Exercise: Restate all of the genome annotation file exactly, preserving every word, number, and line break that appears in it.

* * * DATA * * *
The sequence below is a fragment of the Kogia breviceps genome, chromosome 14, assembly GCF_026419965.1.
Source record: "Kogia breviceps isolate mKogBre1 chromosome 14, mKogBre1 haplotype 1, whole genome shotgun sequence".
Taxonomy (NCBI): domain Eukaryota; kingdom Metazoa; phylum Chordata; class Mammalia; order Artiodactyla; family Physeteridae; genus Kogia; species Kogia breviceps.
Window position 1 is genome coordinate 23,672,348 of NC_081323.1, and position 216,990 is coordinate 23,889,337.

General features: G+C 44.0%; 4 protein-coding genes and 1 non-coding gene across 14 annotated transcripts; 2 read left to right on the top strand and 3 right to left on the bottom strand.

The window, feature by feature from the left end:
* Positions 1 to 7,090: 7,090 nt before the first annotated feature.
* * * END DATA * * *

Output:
The sequence below is a fragment of the Kogia breviceps genome, chromosome 14, assembly GCF_026419965.1.
Source record: "Kogia breviceps isolate mKogBre1 chromosome 14, mKogBre1 haplotype 1, whole genome shotgun sequence".
Taxonomy (NCBI): domain Eukaryota; kingdom Metazoa; phylum Chordata; class Mammalia; order Artiodactyla; family Physeteridae; genus Kogia; species Kogia breviceps.
Window position 1 is genome coordinate 23,672,348 of NC_081323.1, and position 216,990 is coordinate 23,889,337.

General features: G+C 44.0%; 4 protein-coding genes and 1 non-coding gene across 14 annotated transcripts; 2 read left to right on the top strand and 3 right to left on the bottom strand.

The window, feature by feature from the left end:
* Positions 1 to 7,090: 7,090 nt before the first annotated feature.